Search results for

All search results
Best daily deals

Affiliate links on Android Authority may earn us a commission. Learn more.

Is Google Drive blocked? Here's how you can try to fix it

You may need to reach out if the Drive folder isn't your own.

Published onNovember 27, 2023

Google Drive is critical to a lot of people these days — it comes with any Google account, so it’s a natural place to store personal files, especially if you’re on Android or a Chromebook. Many businesses use it to share critical documents. But what do you do when it’s blocked? There are a variety of tactics you can try, depending on what’s causing the block in the first place.

How to fix Google Drive being blocked

Google Drive logo on smartphone stock photo 3
Edgar Cervantes / Android Authority

Blocks tend to be triggered by one of three things: connection problems, software bugs, or restrictions by third parties. As such you’ll have to cherry-pick solutions from the list below based on what you think is most likely to work.

  • Check your internet connection and/or proxy, firewall, or VPN settings. Naturally, if you’ve got a weak cellular or Wi-Fi signal, you won’t be able to reach Google Drive reliably. On top of that however, it’s possible that a proxy, firewall, or VPN you’re using is actively restricting Drive. View Google’s proxy and firewall guide to see what needs to be allowed. If it’s safe, it might be more convenient to disable the intermediate step.
  • Update your web browser and/or the Google Drive app. Normally this won’t affect anything, but you should be keeping things up-to-date anyway, and it’ll rule out any patched issues. Note that if you’re using a browser like Chrome, it needs to have cookies and JavaScript enabled.
  • Clear your app or browser cache. Bad caching can sometimes confuse Drive. Here’s how to clear web caches. On Android, you can clear the Google Drive app cache specifically. iPhone and iPad owners can accomplish something similar by force-quitting the app and/or restarting their device.
  • Check the size and type of the file(s) you’re uploading. Google only supports certain file types and sizes. When it comes to sizes, the absolute limit is 5TB, but you can run into much smaller caps for files associated with Google Docs, Sheets, Slides, or Sites. The limit for text documents converted into the Docs format, for example, is just 50MB. You may need to use ZIP files to manage ungainly sizes.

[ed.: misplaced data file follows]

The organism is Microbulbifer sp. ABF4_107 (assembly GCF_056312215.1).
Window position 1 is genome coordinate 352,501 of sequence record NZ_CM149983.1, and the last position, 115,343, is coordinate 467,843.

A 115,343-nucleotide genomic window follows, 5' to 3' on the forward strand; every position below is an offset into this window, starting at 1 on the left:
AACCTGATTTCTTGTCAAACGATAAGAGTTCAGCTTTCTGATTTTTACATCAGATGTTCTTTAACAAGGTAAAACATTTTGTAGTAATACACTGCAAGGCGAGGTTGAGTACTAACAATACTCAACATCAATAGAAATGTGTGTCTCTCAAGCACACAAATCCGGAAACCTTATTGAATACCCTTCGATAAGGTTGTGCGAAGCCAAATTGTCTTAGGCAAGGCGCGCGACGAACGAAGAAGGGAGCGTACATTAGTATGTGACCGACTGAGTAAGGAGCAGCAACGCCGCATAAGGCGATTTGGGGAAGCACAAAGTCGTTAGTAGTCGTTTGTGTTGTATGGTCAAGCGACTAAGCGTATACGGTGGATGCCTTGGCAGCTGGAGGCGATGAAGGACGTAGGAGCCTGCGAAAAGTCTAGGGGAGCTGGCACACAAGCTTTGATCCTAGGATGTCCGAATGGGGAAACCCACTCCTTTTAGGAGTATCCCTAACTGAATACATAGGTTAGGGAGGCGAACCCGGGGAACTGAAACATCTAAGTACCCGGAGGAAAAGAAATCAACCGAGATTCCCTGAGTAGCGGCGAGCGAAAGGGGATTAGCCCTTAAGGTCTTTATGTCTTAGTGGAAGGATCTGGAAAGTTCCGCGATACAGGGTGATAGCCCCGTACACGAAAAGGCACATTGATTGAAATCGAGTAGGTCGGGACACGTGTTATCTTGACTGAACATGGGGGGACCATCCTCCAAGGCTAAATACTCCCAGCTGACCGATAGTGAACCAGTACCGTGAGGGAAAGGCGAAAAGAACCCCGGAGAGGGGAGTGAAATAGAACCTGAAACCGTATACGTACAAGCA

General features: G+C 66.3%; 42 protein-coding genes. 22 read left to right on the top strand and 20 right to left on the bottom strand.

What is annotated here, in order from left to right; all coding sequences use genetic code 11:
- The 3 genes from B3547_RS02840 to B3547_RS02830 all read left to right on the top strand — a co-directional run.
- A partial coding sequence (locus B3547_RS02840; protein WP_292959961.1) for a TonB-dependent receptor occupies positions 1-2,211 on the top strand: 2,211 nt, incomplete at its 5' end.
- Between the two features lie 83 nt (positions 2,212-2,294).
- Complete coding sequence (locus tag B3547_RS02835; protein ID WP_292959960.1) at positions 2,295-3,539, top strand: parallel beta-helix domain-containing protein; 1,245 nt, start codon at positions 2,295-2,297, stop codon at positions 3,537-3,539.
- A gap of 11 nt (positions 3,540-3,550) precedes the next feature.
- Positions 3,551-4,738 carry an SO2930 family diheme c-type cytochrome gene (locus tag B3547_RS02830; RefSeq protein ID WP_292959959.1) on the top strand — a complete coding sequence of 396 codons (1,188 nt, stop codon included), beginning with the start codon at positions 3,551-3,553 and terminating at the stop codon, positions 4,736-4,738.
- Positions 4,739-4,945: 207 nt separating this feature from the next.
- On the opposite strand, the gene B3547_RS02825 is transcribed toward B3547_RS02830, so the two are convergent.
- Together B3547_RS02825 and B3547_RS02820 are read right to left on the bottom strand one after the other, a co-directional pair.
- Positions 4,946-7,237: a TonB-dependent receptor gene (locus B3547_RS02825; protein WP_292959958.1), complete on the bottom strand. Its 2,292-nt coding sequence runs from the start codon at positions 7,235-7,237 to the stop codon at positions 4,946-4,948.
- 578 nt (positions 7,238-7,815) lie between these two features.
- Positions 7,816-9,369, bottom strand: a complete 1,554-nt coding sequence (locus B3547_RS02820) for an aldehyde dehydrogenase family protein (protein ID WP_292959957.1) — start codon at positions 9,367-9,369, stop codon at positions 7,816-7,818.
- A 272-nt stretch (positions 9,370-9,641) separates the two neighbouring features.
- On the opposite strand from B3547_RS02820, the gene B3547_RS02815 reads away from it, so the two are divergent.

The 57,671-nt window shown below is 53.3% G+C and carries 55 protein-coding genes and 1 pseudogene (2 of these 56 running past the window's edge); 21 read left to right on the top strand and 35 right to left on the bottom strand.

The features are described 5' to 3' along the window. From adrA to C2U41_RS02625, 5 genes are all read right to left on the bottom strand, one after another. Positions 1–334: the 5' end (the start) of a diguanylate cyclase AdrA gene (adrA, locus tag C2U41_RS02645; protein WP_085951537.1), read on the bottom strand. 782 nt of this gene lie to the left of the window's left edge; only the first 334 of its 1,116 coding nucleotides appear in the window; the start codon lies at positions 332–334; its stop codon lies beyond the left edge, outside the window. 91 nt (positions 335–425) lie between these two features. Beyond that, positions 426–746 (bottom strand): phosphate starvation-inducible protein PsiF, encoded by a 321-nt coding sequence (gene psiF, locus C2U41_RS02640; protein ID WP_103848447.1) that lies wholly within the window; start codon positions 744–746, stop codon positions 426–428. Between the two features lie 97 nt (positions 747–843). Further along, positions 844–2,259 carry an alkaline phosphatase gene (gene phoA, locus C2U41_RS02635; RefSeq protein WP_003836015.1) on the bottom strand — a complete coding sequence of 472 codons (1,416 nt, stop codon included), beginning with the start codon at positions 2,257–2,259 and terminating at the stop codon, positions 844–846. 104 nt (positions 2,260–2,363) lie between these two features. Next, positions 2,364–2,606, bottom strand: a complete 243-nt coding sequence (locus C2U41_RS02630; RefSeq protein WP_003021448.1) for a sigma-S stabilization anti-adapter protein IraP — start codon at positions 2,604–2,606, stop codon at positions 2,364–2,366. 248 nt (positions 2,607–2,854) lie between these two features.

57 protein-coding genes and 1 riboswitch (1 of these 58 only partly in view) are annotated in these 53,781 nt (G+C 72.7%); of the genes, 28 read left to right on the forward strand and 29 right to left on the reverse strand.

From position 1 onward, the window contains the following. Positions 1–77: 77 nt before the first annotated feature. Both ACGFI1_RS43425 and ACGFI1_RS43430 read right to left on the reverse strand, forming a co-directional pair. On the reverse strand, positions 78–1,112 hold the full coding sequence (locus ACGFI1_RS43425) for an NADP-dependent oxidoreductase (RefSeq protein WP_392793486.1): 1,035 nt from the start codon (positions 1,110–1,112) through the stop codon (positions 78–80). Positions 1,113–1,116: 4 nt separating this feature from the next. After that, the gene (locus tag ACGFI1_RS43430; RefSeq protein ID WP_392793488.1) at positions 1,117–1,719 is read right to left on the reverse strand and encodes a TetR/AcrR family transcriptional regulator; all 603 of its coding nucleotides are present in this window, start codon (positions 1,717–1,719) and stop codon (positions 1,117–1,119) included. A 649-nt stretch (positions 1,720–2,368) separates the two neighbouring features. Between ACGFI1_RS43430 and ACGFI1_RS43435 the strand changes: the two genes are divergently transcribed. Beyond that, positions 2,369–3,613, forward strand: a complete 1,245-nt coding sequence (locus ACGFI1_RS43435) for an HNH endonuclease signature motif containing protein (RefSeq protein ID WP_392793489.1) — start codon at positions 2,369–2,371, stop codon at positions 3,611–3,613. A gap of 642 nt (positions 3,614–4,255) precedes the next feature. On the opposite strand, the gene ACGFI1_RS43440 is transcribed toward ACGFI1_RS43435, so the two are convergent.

• Toggle Offline Access off and on again. Sometimes, problems with this feature can interfere with sync and file browsing. On the web version of Drive, you can toggle the option by going to Settings and toggling Sync or edit offline (or some version of that message).
  • Disable (or reconfigure) antivirus software. Some anti-malware apps can accidentally block Google Drive. The easiest way to test this is by disabling the appropriate app and trying again, but if you’re not willing to compromise security, you may have to figure out how to whitelist Drive (see the first step for some help with that).
  • Turn off Firefox’s Enhanced Tracking Protection. This won’t apply if you’re not browsing with Firefox, but if you are, Google warns that the feature can interfere with Drive. With the site loaded, click on the shield icon to the left of the address bar, then flip the switch in the pop-up window. This will only disable Enhanced Tracking Protection for Drive, not the entire web.
  • If you’re connecting to a third-party folder, contact its owner or administrator. You have to have permission to access outside Drive accounts. The person responsible for sharing a Drive folder has to authorize your email address or Google Group, and further decide whether you can be a Viewer, Commenter, or Editor. Alternately they can make a folder public for anyone with the necessary link, but that’s not wise with sensitive content.

You might like